A quick heads-up for those that missed it that earlier this month, as Microsoft released security updates for supported releases of Exchange Server 2016 and 2013 as well as Exchange Server 2010.
The security updates patch issues as reported in the following Microsoft Common Vulnerabilities and Exposures:
- CVE-2018-8151 – Microsoft Exchange Memory Corruption Vulnerability
- CVE-2018-8154 – Microsoft Exchange Memory Corruption Vulnerability
- CVE-2018-8159 – Microsoft Exchange Elevation of Privilege Vulnerability
- CVE-2018-8153 – Microsoft Exchange Spoofing Vulnerability
- CVE-2018-8152 – Microsoft Exchange Server Elevation of Privilege Vulnerability
You can download the security updates here:
- Exchange Server 2016 CU9 (v15.1.1466.8, KB4092041)
- Exchange Server 2016 CU8 (v15.1.1415.7, KB4092041)
- Exchange Server 2013 CU20 (v15.0.1367.6, KB4092041)
- Exchange Server 2013 CU19 (v15.0.1365.7, KB4092041)
- Exchange Server 2013 Service Pack 1 (v15.0.847.62, KB4092041)
- Exchange Server 2010 SP3 Rollup 21 (v14.3.399.2, KB4091243)
You may notice that Exchange 2013 Service Pack 1 is still in there, but this is because Cumulative Updates and Service Packs are on a different servicing model. Every Cumulative Update is supported for three months after the release of the next Cumulative Update; Exchange 2013 SP1 entered extended support early April, and will only receive critical updates such as this one.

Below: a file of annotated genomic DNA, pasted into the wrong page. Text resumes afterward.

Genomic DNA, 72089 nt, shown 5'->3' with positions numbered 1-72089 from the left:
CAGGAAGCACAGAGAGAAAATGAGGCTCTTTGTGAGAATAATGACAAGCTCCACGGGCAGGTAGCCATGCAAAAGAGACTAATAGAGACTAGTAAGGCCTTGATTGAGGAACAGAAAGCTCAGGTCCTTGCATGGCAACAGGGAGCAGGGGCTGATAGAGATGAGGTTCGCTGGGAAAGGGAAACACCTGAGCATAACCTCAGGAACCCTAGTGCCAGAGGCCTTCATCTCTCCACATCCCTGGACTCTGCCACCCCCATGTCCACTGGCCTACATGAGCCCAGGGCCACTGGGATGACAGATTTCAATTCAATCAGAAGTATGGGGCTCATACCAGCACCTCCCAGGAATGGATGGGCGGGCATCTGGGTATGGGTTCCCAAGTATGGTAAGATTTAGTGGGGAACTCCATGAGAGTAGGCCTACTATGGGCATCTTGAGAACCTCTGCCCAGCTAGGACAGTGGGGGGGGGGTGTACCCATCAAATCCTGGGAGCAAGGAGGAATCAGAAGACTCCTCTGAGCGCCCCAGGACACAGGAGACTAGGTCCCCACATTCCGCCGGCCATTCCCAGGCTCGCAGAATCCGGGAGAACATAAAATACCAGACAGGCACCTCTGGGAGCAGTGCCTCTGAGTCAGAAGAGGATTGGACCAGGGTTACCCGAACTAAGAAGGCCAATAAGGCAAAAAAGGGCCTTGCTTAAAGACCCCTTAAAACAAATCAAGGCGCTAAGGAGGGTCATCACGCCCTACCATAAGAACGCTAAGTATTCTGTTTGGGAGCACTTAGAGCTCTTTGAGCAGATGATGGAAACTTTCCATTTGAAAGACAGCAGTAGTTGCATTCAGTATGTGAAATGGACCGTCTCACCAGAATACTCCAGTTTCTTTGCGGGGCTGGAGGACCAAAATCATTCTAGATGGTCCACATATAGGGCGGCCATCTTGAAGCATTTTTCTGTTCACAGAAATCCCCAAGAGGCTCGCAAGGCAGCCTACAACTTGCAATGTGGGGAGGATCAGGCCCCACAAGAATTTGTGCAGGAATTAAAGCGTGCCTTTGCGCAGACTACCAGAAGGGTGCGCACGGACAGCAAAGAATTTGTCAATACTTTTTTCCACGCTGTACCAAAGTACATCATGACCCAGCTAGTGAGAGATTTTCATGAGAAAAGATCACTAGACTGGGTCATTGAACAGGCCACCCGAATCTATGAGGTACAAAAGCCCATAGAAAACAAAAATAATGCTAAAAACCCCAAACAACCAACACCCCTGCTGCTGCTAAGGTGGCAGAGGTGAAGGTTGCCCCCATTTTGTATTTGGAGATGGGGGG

Be advised that for Exchange 2013 and 2016, Security Updates are Cumulative Update level specific. While the downloaded security updates may carry the same name, the files are different and you cannot apply the downloaded security update file for Exchange 2016 CU8 to Exchange 2016 CU9. I suggest adding some form of identification of the Cumulative Update to the file name when you save it, e.g. Exchange2016-KB4092041-x64-en-CU9.msp.
As with any patch or update, I’d recommend to thoroughly test this in a test and acceptance environment first, prior to implementing it in production.